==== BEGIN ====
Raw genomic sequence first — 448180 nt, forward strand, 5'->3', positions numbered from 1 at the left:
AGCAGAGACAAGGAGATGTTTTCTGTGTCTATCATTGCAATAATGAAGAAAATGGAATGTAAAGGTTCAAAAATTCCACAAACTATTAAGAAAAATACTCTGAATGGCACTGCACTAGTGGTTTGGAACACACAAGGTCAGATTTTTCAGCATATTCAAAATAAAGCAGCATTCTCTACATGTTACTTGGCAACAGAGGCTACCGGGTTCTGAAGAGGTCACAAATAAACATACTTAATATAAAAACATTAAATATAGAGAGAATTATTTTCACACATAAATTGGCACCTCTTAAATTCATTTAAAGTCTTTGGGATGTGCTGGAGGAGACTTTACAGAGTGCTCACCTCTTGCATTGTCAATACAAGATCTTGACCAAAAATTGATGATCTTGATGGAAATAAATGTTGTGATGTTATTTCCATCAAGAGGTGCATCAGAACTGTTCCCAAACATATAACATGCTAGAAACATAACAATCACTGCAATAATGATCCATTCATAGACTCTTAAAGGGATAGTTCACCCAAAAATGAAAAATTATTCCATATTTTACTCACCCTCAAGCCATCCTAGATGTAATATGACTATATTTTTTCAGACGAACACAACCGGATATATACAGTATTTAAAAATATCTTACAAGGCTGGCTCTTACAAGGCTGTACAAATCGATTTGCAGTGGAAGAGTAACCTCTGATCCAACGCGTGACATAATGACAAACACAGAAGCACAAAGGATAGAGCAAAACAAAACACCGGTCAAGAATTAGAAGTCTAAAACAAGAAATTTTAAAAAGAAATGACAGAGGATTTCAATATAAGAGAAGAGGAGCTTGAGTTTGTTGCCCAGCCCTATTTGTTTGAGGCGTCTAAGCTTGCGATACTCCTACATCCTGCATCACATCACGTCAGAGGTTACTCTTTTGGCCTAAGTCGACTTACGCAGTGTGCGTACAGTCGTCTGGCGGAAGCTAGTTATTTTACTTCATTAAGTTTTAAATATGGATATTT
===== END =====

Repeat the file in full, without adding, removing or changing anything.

Raw genomic sequence first — 448180 nt, forward strand, 5'->3', positions numbered from 1 at the left:
AGCAGAGACAAGGAGATGTTTTCTGTGTCTATCATTGCAATAATGAAGAAAATGGAATGTAAAGGTTCAAAAATTCCACAAACTATTAAGAAAAATACTCTGAATGGCACTGCACTAGTGGTTTGGAACACACAAGGTCAGATTTTTCAGCATATTCAAAATAAAGCAGCATTCTCTACATGTTACTTGGCAACAGAGGCTACCGGGTTCTGAAGAGGTCACAAATAAACATACTTAATATAAAAACATTAAATATAGAGAGAATTATTTTCACACATAAATTGGCACCTCTTAAATTCATTTAAAGTCTTTGGGATGTGCTGGAGGAGACTTTACAGAGTGCTCACCTCTTGCATTGTCAATACAAGATCTTGACCAAAAATTGATGATCTTGATGGAAATAAATGTTGTGATGTTATTTCCATCAAGAGGTGCATCAGAACTGTTCCCAAACATATAACATGCTAGAAACATAACAATCACTGCAATAATGATCCATTCATAGACTCTTAAAGGGATAGTTCACCCAAAAATGAAAAATTATTCCATATTTTACTCACCCTCAAGCCATCCTAGATGTAATATGACTATATTTTTTCAGACGAACACAACCGGATATATACAGTATTTAAAAATATCTTACAAGGCTGGCTCTTACAAGGCTGTACAAATCGATTTGCAGTGGAAGAGTAACCTCTGATCCAACGCGTGACATAATGACAAACACAGAAGCACAAAGGATAGAGCAAAACAAAACACCGGTCAAGAATTAGAAGTCTAAAACAAGAAATTTTAAAAAGAAATGACAGAGGATTTCAATATAAGAGAAGAGGAGCTTGAGTTTGTTGCCCAGCCCTATTTGTTTGAGGCGTCTAAGCTTGCGATACTCCTACATCCTGCATCACATCACGTCAGAGGTTACTCTTTTGGCCTAAGTCGACTTACGCAGTGTGCGTACAGTCGTCTGGCGGAAGCTAGTTATTTTACTTCATTAAGTTTTAAATATGGATATTT